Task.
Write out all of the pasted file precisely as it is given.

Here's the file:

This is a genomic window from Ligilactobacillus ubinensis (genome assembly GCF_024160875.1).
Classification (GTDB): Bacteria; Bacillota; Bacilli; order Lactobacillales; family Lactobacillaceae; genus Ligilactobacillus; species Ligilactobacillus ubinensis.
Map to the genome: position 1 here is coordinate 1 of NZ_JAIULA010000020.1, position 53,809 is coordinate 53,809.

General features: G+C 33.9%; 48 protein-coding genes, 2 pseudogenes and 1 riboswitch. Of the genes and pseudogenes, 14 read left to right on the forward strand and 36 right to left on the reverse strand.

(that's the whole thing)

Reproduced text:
This is a genomic window from Ligilactobacillus ubinensis (genome assembly GCF_024160875.1).
Classification (GTDB): Bacteria; Bacillota; Bacilli; order Lactobacillales; family Lactobacillaceae; genus Ligilactobacillus; species Ligilactobacillus ubinensis.
Map to the genome: position 1 here is coordinate 1 of NZ_JAIULA010000020.1, position 53,809 is coordinate 53,809.

General features: G+C 33.9%; 48 protein-coding genes, 2 pseudogenes and 1 riboswitch. Of the genes and pseudogenes, 14 read left to right on the forward strand and 36 right to left on the reverse strand.